The Red Cow Inn
The Red Cow Inn was situated between East and West Maitland just over the Wallis Creek Bridge
William Winter was granted a publican's license for the Red Cow Inn in 1838 and 1839. He took over the Settlers' Arms in January 1844 and moved to the Cross Keys Inn
took over the Red Cow Inn from William Winters
in July 1843.
George Hoddle at the Red Cow Inn advertised that bullock drivers coming down the country would find good accommodation for their cattle in a paddock attached to the dwelling. He intended to continue his business as a tailor while running the Inn. George Hoddle remained publican in 1844, 1845 and 1846. In November 1845 his twenty nine year old wife Louisa died in childbirth. Two months later on Christmas Day 1845, their 2 months old infant Louisa Sarah also died.
Despite these tragedies, George remained publican at the Red Cow. However in August 1847 less than two years after his wife, he too passed away after a long and painful illness. He was 42 years old and was buried in the Glebe cemetery as were his wife and daughter.
After George Hoddle's death, The Red Cow - an old established Inn
was advertised to be let, with applications to go to Mr. Weller.
In November 1847 William Lowance
at the Red Cow was advertising to employ a housekeeper, preferably middle aged and accustomed to children. In May 1848 Lowance applied for a license for the Red Cow Inn however this was refused by the Bench and James Wolfe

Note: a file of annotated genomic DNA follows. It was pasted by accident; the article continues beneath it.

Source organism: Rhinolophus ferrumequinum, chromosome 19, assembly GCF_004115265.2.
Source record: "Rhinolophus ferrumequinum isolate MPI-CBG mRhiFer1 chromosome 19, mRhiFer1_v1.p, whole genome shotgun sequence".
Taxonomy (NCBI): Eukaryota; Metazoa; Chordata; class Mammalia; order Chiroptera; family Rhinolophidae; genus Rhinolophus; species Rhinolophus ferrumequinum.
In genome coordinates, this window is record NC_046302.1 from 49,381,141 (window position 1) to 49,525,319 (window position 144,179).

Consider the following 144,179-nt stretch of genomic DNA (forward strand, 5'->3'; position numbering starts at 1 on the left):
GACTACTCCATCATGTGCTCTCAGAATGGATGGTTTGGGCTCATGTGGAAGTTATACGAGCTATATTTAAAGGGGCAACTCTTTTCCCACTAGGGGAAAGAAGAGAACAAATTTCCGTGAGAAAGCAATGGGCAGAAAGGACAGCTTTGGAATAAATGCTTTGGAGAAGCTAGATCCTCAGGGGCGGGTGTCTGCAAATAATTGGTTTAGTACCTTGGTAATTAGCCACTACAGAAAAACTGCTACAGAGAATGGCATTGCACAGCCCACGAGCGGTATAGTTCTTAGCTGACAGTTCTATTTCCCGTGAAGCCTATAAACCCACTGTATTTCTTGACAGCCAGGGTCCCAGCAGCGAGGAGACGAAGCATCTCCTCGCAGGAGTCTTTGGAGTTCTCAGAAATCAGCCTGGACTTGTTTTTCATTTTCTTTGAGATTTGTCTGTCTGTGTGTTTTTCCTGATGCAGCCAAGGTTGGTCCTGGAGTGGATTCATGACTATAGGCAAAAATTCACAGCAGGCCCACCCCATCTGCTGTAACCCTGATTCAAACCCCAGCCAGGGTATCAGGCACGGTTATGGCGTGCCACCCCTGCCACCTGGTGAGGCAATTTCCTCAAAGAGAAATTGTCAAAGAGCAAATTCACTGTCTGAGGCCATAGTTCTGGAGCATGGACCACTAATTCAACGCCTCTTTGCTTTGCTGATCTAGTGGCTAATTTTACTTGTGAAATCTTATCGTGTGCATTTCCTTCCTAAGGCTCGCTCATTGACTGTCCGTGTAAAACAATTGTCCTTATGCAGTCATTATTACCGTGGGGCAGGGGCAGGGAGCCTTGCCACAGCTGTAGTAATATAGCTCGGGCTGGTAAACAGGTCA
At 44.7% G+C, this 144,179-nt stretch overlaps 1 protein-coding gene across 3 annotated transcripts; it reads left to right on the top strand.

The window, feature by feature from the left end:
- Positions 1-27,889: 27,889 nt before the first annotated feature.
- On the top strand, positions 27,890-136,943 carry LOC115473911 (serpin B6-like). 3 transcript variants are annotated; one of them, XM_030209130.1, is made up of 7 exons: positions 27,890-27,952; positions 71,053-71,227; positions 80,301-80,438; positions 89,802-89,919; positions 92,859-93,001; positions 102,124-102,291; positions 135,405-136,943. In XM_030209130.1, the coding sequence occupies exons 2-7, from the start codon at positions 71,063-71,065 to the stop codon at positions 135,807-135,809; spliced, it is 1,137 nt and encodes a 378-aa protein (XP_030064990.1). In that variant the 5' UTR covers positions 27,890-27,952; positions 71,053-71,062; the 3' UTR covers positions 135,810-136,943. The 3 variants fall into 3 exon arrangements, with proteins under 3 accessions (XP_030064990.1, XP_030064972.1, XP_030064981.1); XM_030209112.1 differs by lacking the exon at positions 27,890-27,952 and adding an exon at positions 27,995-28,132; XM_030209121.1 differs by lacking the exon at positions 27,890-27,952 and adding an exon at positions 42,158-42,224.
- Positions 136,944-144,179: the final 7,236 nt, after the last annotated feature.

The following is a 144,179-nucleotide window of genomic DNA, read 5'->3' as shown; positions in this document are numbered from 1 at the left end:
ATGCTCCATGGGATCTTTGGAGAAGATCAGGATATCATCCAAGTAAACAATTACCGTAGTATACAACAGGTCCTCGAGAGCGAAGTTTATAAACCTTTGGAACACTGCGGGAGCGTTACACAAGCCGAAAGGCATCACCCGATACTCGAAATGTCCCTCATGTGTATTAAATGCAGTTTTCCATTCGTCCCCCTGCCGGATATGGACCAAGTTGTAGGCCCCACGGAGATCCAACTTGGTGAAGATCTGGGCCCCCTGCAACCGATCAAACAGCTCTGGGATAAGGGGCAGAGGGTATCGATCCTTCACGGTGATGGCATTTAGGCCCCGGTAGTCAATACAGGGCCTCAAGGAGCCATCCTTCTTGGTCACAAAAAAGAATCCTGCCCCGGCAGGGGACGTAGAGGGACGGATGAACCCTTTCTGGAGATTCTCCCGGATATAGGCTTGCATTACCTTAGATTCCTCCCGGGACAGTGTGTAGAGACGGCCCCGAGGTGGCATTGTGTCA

was granted a license instead. A month later Mr. Lowance at the sign of the Red Cow Inn was advertising his household furniture and livestock for sale. Included as well as various pieces of furniture was a brace of brass barrel pocket pistols and the works of Byron.
In October 1848 an inquest was held at the Red Cow Inn on the body of Mary Wolfe wife of the publican James Wolfe. She had died after an altercation with her husband, however the inquest found she died from apoplexy due to the effects of alcohol and frequent use of opium. In June 1849 James Wolfe held an auction at the Inn. He was selling his belongings prior to retiring from the business. Goods on offer included Household furniture of the establishment, kitchen utensils, bar fixtures, and bar furniture, kegs, taps and stock.
William Winter was granted a publican's license for the Red Cow Inn in October 1849. In December of that year he was granted a license on condition that he thoroughly repair the house within six weeks.
The Red Cow Inn became known as the White Horse Inn
and was put up for sale in August 1850.
Many years later the Red Cow Inn was referred to as a famous old teamster's rendevous.
Notes and Links
1). Map showing the location of the Red Cow Inn
2). Below, three views of Wallis Creek bridges.......
...Coalfields Heritage Group
- Maitland Mercury